(3) What is Going on When Someone Who has Plenty of Fat Stores is Keto-adapted and Not Losing Weight?
We don’t know. The short answer is that they are not having enough suppression of appetite to allow their food intake to drop down enough to allow weight loss.
I know that’s not much of an answer, but it is the state of the art at the moment.
As I see it, there would be at least these four things to consider:
(1) The body may be defending the fat stores that are present because of some signalling that is giving the message that the body fat stores are getting low or for some other reason need to be defended:
- this might be considered “appropriate” – for example, a woman of 5′ 2″ who is finding that her weight loss is stalled at 120 lb. when she wants to get to 115 lb. I sympathise, but her body “has a mind of its own”
- or “inappropriate” – for example, someone who’s weight loss stalls when they are still 50 pounds above the “normal” weight category – perhaps the body is getting erroneous signals that fat stores are low or for some other reason need to be defended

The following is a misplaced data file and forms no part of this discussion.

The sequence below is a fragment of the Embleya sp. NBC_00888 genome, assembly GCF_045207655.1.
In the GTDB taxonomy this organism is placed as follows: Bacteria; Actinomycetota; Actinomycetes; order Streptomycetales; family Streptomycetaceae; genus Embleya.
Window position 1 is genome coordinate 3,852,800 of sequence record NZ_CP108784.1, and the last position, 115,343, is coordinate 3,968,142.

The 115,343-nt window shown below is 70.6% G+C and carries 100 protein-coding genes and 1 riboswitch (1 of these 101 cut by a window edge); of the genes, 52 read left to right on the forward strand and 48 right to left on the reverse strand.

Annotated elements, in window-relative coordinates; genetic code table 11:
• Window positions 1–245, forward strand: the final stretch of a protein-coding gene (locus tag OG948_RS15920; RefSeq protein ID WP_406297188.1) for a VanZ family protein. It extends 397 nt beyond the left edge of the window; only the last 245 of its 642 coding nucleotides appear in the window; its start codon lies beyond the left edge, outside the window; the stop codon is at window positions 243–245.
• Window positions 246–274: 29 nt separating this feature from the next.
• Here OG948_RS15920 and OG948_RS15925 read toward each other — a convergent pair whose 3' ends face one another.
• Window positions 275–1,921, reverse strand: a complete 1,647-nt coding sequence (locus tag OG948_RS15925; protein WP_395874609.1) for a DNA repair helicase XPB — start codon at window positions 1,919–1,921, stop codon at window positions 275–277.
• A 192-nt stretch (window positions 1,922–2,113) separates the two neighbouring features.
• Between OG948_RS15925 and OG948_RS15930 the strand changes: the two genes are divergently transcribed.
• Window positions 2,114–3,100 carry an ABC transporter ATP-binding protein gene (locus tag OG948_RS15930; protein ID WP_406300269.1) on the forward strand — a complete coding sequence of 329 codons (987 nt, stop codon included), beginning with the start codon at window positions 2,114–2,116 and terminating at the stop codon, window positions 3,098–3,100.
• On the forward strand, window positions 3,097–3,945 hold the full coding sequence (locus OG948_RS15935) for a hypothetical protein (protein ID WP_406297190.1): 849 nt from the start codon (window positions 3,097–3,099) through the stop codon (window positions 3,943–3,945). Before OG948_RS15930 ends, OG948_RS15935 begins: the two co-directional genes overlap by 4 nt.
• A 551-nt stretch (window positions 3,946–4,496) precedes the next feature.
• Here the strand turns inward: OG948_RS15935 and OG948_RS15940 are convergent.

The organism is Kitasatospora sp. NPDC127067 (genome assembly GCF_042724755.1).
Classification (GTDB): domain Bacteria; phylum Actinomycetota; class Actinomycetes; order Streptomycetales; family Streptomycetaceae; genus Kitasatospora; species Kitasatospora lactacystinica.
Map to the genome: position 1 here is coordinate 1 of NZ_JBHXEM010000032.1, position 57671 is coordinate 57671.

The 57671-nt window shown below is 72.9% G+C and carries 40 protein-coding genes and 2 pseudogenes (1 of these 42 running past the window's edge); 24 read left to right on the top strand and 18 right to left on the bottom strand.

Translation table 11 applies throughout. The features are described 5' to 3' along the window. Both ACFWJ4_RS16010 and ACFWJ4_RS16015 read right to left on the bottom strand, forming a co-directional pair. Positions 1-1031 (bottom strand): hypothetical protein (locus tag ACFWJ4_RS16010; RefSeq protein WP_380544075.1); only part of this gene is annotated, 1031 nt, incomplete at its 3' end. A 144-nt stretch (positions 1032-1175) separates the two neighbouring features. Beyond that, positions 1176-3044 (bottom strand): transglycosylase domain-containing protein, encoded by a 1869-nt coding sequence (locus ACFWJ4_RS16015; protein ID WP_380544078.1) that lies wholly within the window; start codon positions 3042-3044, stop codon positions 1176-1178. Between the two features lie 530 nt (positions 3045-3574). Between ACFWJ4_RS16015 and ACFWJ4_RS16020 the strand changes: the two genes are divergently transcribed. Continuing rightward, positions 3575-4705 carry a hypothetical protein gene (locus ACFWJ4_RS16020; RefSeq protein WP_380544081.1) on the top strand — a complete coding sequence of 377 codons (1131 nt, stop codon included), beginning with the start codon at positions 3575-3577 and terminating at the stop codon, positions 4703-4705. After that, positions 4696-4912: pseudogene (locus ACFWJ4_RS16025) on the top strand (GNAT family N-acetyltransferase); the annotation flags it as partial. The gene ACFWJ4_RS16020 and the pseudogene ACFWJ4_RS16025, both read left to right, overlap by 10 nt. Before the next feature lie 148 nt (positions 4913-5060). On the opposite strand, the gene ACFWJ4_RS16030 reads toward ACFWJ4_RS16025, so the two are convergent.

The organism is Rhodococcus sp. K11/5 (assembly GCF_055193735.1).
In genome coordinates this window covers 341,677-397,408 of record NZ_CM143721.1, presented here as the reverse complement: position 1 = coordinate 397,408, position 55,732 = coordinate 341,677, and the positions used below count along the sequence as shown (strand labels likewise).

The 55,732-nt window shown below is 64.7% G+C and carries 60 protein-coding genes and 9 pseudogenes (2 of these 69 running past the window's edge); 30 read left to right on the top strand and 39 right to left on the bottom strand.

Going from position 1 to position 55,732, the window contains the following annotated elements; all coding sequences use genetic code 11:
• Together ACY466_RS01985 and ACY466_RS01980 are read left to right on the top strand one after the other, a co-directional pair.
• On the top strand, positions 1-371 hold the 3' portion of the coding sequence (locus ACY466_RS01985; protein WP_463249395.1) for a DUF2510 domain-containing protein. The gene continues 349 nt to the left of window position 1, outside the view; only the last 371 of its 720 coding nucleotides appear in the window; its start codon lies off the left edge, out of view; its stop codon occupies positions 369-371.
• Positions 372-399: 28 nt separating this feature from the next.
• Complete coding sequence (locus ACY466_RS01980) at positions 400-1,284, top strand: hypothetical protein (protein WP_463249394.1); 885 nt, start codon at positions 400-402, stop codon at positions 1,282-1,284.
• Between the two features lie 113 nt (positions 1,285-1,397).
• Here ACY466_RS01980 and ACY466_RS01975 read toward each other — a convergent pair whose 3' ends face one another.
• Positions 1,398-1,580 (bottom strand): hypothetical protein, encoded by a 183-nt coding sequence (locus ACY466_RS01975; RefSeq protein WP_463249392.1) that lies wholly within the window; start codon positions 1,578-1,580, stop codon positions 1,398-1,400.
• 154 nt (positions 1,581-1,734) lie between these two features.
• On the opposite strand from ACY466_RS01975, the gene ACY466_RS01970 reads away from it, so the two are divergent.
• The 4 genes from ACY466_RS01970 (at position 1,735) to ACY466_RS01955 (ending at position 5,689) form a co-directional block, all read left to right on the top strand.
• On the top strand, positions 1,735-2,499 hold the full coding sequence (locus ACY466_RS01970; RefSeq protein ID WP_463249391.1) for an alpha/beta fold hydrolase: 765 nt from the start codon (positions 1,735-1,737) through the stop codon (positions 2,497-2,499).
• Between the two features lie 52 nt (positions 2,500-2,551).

(2) There may be something (or many things) interfering with mobilising fat from the fat stores. In this situation, the person can still be in ketosis as long as they satisfy their hunger by mostly eating fats, and keep their carb and protein intake low enough. This can still be very valuable in helping prevent weight regain, helping prevent cravings and “unintended” eating, and other potential benefits.
(3) The level of ketosis may not be enough for that person to have enough appetite suppressing effect in order to allow food intake to fall enough to achieve weight loss.
- there may be something interfering with the ability to burn enough fats (whatever the source of the fat) to meet the majority of body energy needs – whether due to a disease, toxic influence, medication or a rare genetic metabolic problem.